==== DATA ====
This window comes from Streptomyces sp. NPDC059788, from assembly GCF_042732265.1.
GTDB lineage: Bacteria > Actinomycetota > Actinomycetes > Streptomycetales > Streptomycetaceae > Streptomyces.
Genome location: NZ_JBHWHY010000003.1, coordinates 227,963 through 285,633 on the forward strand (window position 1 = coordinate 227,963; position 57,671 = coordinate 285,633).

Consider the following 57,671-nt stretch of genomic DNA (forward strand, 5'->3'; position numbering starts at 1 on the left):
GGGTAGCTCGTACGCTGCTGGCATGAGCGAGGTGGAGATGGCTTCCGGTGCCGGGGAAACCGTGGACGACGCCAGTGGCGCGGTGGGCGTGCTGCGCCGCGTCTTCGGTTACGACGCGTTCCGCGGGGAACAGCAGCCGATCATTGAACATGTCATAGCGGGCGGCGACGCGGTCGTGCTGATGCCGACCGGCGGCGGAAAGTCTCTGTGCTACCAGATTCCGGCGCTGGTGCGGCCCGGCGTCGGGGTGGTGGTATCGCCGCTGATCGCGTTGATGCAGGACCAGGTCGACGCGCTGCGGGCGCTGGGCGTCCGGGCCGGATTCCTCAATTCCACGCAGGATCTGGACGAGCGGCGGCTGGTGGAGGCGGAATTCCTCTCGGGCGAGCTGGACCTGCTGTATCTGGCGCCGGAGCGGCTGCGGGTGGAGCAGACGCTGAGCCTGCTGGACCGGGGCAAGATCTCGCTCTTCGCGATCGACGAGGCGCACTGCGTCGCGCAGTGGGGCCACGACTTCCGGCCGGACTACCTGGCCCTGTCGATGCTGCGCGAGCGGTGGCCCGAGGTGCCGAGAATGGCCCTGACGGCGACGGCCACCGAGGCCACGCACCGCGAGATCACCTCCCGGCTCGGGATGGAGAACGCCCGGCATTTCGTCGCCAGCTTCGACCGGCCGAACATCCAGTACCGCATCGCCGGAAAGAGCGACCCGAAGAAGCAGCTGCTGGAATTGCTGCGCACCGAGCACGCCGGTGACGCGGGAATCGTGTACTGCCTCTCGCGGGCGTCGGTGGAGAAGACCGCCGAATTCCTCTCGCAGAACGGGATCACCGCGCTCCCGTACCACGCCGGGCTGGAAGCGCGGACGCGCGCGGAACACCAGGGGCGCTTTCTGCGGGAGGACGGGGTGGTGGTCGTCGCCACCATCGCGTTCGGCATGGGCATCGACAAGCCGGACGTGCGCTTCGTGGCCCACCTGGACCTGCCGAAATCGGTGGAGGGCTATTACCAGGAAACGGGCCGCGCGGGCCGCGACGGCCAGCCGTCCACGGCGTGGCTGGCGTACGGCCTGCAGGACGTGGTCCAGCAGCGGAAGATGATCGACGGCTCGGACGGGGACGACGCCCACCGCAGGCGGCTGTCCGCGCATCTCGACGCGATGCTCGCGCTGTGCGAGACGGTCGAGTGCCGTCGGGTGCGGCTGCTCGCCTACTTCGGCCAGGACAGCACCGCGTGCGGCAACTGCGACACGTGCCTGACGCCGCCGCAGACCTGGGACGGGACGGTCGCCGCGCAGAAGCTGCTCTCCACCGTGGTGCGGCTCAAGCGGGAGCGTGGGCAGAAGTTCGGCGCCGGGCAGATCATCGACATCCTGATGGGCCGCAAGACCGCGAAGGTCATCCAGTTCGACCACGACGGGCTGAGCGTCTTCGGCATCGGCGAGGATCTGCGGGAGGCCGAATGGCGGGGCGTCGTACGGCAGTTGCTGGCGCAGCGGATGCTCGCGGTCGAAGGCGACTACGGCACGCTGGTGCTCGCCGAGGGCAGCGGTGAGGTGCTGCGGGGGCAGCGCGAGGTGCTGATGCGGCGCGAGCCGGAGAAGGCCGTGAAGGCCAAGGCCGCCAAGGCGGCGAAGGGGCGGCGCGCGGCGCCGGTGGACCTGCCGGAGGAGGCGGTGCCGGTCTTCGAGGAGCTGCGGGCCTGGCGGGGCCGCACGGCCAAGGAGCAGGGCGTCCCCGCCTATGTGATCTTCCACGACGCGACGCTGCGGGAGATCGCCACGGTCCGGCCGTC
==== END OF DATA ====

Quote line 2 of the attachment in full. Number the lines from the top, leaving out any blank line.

GTDB lineage: Bacteria > Actinomycetota > Actinomycetes > Streptomycetales > Streptomycetaceae > Streptomyces.